In the construction trade, there are certain rules and regulations that cannot be broken for safety’s sake- but when it comes to garden design, while some of the same guidelines still apply- the rulebook can be thrown out when inclement weather affects the progressand deadlines change. There can be days with heavy rain or freezing conditions, which can halt all landscaping work on site and this doesn’t always comply with the tight building programmes that exist today. Registered Landscape Architect, Deirdre Prince- who has overseen the successful completion of many varied and weathered landscape projects- knows better than to step out on to a site with any pre-conceptions, as each site has completely different conditions and each landscape is a bespoke design, waiting to be discovered.
“Landscape architecture and garden design
are slow forms of performing art.”
– Deirdre Prince
Graduating in 1992, with a degree in Architectural Technology from Dublin Institute of Technology (D.I.T.), Deirdre spent a number of years working in the construction industry, working alongside numerous professionals and developing her skills. It was her love of nature that finally compelled her back to college to study a Masters in Landscape Architecture at University College Dublin (U.C.D.), and since then, Deirdre has been rethinking the boundaries of her clients’ backyards, front gardens and commercial landscapes, where she has never been happier, and neither have her clients.
“The same guidelines do not apply to architects and landscape architects,” Deirdre explained. “I worked in the construction sector for several years and I understand how it operates- designing landscapes is different as it has to take the eventual growth of plants into account. It is very rewarding though- with each season, the plants grow, and you see the difference you’ve made to a project.”
“There is nothing quite as rewarding as working with nature and creating landscapes which provide areas of calm and relaxation for Clients. Landscape architecture and garden design are slow forms of performing art and the spaces I design are continually changing with each season and creating different vistas each year.”
Though that is not to say that Deirdre did not leave her mark on the architectural world. As a Landscape Architect and Architectural Technologist for Brian O’Halloran & Associates, in Dublin- she worked on a variety of projects, including the Sean O’Casey Bridge, Dublin, and the Dundalk Courthouse, Co. Louth. As a member of the design team with Gilroy McMahon, Deirdre worked on the Croke Park Stadium Redevelopment. And with Bucholz/McEvoy and BDP, she completed projects such as the Fingal County Hall Civic Offices, Swords, Dublin.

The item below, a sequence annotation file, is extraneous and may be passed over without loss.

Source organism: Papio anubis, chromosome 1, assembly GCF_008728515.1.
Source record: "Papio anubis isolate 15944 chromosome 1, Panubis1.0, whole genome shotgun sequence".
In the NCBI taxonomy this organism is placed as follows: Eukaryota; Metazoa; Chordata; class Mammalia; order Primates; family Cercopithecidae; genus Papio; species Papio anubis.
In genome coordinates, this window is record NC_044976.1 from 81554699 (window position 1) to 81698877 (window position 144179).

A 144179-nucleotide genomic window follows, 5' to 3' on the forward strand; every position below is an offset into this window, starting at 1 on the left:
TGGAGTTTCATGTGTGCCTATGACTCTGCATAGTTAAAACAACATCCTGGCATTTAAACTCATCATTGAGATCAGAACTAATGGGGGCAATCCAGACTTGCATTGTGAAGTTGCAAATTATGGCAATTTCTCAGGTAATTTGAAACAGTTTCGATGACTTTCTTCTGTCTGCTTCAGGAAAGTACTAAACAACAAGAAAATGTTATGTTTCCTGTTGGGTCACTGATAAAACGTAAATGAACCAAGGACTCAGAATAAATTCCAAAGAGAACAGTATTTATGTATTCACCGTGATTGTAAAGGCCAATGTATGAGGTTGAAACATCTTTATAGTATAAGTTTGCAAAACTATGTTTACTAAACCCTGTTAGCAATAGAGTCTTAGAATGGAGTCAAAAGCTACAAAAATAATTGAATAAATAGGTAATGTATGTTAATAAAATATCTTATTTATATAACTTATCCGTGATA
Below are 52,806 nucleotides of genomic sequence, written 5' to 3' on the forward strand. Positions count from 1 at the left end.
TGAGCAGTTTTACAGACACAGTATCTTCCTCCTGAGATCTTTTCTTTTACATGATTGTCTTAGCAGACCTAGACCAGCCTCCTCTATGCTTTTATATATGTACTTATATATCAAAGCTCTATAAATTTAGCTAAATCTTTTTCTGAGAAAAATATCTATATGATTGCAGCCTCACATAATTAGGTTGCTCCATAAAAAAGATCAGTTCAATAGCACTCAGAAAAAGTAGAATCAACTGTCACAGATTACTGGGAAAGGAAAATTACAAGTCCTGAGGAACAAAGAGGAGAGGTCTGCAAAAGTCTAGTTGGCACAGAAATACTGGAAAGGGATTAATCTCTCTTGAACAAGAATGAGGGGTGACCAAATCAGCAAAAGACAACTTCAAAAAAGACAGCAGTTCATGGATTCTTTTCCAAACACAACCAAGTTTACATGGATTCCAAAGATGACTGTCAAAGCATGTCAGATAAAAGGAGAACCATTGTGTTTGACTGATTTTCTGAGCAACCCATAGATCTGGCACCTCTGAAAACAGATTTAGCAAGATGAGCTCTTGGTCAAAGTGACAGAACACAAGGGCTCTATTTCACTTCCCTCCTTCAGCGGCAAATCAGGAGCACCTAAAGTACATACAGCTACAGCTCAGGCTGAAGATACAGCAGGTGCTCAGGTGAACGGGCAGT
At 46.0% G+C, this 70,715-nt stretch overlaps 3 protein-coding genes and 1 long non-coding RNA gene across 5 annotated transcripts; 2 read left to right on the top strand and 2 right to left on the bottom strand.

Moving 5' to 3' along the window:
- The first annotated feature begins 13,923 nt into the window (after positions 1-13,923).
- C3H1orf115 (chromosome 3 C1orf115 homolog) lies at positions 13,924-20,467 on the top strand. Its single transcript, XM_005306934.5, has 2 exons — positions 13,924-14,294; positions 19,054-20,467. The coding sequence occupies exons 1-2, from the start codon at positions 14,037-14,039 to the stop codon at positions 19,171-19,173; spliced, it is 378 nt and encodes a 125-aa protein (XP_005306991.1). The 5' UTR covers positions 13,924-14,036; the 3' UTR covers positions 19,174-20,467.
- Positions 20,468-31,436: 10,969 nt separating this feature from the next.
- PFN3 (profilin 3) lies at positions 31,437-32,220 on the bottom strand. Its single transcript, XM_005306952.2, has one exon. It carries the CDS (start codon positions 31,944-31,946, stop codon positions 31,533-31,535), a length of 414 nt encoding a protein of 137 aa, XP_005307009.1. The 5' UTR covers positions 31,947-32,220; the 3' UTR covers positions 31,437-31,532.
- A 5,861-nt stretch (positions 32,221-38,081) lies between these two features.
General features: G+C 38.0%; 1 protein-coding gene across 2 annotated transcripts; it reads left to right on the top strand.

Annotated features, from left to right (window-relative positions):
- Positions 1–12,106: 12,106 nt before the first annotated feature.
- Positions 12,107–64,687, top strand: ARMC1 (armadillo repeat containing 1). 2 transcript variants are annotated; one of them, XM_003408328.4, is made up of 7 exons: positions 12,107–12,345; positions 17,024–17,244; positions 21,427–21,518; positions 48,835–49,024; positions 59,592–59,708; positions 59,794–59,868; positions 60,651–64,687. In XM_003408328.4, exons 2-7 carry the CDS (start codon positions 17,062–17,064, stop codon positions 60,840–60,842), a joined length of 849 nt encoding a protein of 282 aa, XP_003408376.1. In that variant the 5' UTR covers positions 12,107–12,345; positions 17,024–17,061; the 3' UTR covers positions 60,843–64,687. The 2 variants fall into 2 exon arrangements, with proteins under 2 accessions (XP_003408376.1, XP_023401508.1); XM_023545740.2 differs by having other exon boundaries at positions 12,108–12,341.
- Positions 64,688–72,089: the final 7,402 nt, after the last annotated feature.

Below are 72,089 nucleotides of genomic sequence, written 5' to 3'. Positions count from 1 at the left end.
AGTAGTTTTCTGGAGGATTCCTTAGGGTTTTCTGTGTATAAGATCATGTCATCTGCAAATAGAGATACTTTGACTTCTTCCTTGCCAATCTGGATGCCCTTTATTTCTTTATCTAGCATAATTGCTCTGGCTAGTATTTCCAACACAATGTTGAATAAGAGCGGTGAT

A variety of landscaping projects- from landscape masterplanning of amenities to residential development schemes now bolsters her resume. Her dedication and instincts, blended with her genuine interest in her clients’ vision, create an amiable atmosphere that lasts the entirety of the landscaping process. From inception to completion, initial sketches to blossoming Cherry Trees- Deirdre’s eye for nature’s form and her striking professionalism, pave the way for her clients’ to create their own botanic gardens.
Stepping away from architectural practices in 2009, Deirdre set up on her own and today practices as a landscape architect and garden design consultant for domestic and commercial clients- both in Ireland and overseas. She has lectured and tutored in the Higher National Diploma of Landscape Design and Garden Design at Senior College Dun Laoghaire VEC and is a tutor with the CDETB. She is also a regular contributor to the gardening section of Ireland’s Homes, Interiors and Living magazine; a Council member of the Garden & Landscape Design Association and a Corporate member of the Irish Landscape Institute. The services she offers include landscape consultancy, design, landscape planning application, landscape conservation and project management.
“Just email or call- I will get right back to you,” Deirdre said. “The first thing I do is go out onto the site, get a sense of the existing place and take it from there. I talk my clients through every stage and process. I love it really- meeting the clients is my favourite part, that and the day when plants arrive on site from the nurseries. It’s wonderful- especially when the clients can’t see the negatives in their gardens, because they’re accustomed to them, and then I come up with a design and they see the difference that you’ve made with their gardens- the continual changes coming into Spring and all through the seasons- and they’re delighted with it.”
Deirdre Prince Landscape Architect
41 Haughton Terrace, Arbour Hill, Dublin 7
Contact Deirdre Prince: 087 991 6961